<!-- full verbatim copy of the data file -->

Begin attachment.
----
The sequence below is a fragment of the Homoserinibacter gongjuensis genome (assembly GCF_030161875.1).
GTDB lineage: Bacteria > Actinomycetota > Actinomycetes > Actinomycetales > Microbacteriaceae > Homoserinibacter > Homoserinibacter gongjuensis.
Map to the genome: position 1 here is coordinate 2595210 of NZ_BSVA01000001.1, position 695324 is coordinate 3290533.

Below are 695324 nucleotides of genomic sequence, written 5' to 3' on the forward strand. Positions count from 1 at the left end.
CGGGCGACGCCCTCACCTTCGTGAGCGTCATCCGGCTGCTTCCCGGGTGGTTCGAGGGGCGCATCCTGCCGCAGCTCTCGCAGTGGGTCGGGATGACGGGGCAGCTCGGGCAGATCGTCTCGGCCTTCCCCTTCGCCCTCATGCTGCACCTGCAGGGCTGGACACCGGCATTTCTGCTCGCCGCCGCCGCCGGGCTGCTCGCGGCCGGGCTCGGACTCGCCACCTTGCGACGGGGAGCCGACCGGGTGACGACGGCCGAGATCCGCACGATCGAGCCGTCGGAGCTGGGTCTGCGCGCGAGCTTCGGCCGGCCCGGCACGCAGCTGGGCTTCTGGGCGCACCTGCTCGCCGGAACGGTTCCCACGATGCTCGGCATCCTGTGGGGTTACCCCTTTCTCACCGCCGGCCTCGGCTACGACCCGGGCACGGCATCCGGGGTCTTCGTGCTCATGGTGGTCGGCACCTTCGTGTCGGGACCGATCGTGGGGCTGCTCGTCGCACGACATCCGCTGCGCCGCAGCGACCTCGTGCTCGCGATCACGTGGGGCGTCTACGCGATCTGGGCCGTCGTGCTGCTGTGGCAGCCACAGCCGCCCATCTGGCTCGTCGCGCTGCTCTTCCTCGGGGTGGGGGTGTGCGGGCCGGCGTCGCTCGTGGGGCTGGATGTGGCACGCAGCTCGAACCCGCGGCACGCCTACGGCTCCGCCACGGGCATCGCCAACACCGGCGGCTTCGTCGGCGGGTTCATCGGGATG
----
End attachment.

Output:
The sequence below is a fragment of the Homoserinibacter gongjuensis genome (assembly GCF_030161875.1).
GTDB lineage: Bacteria > Actinomycetota > Actinomycetes > Actinomycetales > Microbacteriaceae > Homoserinibacter > Homoserinibacter gongjuensis.
Map to the genome: position 1 here is coordinate 2595210 of NZ_BSVA01000001.1, position 695324 is coordinate 3290533.

Below are 695324 nucleotides of genomic sequence, written 5' to 3' on the forward strand. Positions count from 1 at the left end.
CGGGCGACGCCCTCACCTTCGTGAGCGTCATCCGGCTGCTTCCCGGGTGGTTCGAGGGGCGCATCCTGCCGCAGCTCTCGCAGTGGGTCGGGATGACGGGGCAGCTCGGGCAGATCGTCTCGGCCTTCCCCTTCGCCCTCATGCTGCACCTGCAGGGCTGGACACCGGCATTTCTGCTCGCCGCCGCCGCCGGGCTGCTCGCGGCCGGGCTCGGACTCGCCACCTTGCGACGGGGAGCCGACCGGGTGACGACGGCCGAGATCCGCACGATCGAGCCGTCGGAGCTGGGTCTGCGCGCGAGCTTCGGCCGGCCCGGCACGCAGCTGGGCTTCTGGGCGCACCTGCTCGCCGGAACGGTTCCCACGATGCTCGGCATCCTGTGGGGTTACCCCTTTCTCACCGCCGGCCTCGGCTACGACCCGGGCACGGCATCCGGGGTCTTCGTGCTCATGGTGGTCGGCACCTTCGTGTCGGGACCGATCGTGGGGCTGCTCGTCGCACGACATCCGCTGCGCCGCAGCGACCTCGTGCTCGCGATCACGTGGGGCGTCTACGCGATCTGGGCCGTCGTGCTGCTGTGGCAGCCACAGCCGCCCATCTGGCTCGTCGCGCTGCTCTTCCTCGGGGTGGGGGTGTGCGGGCCGGCGTCGCTCGTGGGGCTGGATGTGGCACGCAGCTCGAACCCGCGGCACGCCTACGGCTCCGCCACGGGCATCGCCAACACCGGCGGCTTCGTCGGCGGGTTCATCGGGATG